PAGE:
>>Can you talk about the community that has built up around The Portable Freeware Collection?
There are members of the TPFC community who help maintain the database, moderate the forum, suggest new portable software, alert us to software updates and so on (thanks guys, you know who you are). Then there is a huge following that has developed around a free application for making any software portable called “JauntePE“, which was developed single-handedly by this genius of a programmer called redllar. Two years back, he started using TPFC forum as a sounding board for JauntePE, and it attracted many fans. Unfortunately, like rock stars, redllar is somewhat temperamental, so JauntePE was available, not available, available, then not available again. Now we are all anxiously waiting for the next release of JauntePE after redllar tempted us recently with some screenshots of the new version.
>>Do any of your own values or concerns, things like global warming, politics, or poverty, make their way onto the site?
One recent case concerns censorship (which I am opposed to), and it cropped up when someone submitted Columbine Massacre for inclusion in the database. This is a game that is portable in the technical sense, but others objected to its inclusion due to the subject matter. I myself am a die-hard liberal and I hate censorship of any form, but sometimes it’s a difficult call when the feelings of so many people are involved. I am also surprised we actually have to deal with a matter like this in a forum where it is more typical to discuss DLL’s or registry entries.
>>What is the craziest, most outside-the-box way that you can imagine The Portable Freeware Collection having in impact on world peace? (If you think of a more realistic and down-to-earth idea, please share that too!)
Can’t think of any. In fact, if your readers can think of any association between TPFC and world peace, I’d love to know! Maybe if TPFC could play a tiny part in getting more people to use portable apps (and more software developers to release portable titles), then it helps reduces the overall rage quotient when people don’t have to waste a lot of time reinstalling/reconfiguring applications when their PCs break down. Yeah, that’s a nice thought.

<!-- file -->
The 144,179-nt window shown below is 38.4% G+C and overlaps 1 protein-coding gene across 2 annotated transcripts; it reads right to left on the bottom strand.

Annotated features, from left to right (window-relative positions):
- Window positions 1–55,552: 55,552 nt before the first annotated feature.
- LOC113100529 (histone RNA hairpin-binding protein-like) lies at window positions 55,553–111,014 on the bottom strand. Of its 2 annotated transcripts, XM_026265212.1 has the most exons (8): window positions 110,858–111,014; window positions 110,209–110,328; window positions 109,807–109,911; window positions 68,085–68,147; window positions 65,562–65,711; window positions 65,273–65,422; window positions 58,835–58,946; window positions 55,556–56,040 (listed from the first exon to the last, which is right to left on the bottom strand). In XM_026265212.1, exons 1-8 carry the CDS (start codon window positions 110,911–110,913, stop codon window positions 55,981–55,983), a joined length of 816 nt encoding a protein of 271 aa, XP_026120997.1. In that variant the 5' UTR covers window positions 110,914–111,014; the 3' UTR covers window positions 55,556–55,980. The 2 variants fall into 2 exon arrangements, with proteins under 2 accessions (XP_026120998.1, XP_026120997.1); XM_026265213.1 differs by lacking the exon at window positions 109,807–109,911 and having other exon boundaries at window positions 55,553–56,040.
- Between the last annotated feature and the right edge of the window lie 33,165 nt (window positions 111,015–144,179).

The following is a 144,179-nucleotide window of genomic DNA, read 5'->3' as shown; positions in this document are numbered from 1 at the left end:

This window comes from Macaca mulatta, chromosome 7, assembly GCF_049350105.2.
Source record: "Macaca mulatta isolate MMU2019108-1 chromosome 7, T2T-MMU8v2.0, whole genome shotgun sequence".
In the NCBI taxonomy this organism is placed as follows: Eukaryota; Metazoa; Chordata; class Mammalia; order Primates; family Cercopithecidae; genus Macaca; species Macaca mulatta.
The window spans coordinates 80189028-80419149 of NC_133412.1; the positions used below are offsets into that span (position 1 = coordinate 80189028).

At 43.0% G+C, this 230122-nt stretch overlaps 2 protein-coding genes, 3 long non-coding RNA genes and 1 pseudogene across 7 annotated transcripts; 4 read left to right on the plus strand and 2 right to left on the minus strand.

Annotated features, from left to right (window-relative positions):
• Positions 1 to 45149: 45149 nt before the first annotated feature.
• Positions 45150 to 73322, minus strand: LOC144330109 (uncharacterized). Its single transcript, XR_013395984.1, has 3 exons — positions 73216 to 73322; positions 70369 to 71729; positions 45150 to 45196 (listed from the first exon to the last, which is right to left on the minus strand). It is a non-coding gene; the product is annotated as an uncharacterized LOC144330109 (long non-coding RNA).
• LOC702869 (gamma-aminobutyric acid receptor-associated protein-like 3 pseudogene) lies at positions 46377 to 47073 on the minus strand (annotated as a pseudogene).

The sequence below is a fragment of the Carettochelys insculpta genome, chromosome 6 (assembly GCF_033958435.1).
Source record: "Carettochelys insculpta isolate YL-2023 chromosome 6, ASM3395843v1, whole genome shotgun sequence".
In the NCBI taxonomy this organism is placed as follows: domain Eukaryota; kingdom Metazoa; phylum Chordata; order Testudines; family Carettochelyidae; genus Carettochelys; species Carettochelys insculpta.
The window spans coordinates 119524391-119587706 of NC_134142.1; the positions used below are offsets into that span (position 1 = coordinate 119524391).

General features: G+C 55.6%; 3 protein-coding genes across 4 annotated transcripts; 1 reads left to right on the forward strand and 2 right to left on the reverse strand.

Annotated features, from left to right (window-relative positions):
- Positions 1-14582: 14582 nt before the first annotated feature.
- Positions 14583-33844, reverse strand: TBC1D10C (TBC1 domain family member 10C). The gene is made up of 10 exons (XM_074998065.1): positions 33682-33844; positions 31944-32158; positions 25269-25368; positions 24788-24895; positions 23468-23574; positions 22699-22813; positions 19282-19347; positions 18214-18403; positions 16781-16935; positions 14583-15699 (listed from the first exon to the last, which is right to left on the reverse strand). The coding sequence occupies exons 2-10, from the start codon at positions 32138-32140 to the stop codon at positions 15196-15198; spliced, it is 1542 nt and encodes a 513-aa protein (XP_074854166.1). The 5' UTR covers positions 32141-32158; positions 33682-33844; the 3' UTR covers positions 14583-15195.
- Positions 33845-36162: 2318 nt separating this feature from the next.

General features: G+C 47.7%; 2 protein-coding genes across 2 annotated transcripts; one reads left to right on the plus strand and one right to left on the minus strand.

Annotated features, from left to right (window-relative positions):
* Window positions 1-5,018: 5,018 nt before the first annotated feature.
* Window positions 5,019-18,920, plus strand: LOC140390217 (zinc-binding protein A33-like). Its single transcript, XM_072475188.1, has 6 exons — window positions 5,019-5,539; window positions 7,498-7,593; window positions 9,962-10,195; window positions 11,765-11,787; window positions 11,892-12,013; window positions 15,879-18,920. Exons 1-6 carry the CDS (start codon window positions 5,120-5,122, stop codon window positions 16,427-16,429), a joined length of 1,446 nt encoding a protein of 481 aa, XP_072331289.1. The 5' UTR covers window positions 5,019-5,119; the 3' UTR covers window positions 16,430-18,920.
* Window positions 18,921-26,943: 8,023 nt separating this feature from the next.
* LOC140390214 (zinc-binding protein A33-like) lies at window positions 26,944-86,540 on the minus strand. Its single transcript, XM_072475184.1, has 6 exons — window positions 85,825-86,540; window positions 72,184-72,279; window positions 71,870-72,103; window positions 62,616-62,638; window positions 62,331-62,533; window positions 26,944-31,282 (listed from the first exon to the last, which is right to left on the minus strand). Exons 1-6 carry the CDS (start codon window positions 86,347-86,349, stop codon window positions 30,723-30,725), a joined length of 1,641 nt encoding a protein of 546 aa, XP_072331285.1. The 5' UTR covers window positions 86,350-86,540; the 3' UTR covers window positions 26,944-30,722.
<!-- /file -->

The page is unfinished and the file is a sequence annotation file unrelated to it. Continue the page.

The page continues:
>>What will we see from The Portable Freeware Collection in the future?
There are a couple of things on my todo list (eg. I’d like to implement a Google-style spell checker for the search keywords), but it pretty much depends on how much free time I have, and how motivated I am to do it. The latter is particularly tricky, since I don’t seem to have a lot of control over it. I could be sitting in the toilet and suddenly I have an idea to do something, and I will be able to hack it up in one or two hours. Otherwise, I could force myself to sit in front of the computer for the entire weekend and not have anything to show!
>>What is your favorite part about working with The Portable Freeware Collection?
Downloading cool apps and testing to see if they are portable. In a strange way, it’s a really zen and fun thing to do, especially if the app itself is novel. It’s like unwrapping a brand new bar of chocolate and savoring it for the first time. It really makes my day when I find something portable that I would personally use, and add it to my personal USB harddisk that I carry around with me.
Popularity: 27% [?]
Tags: Freeware, Interviews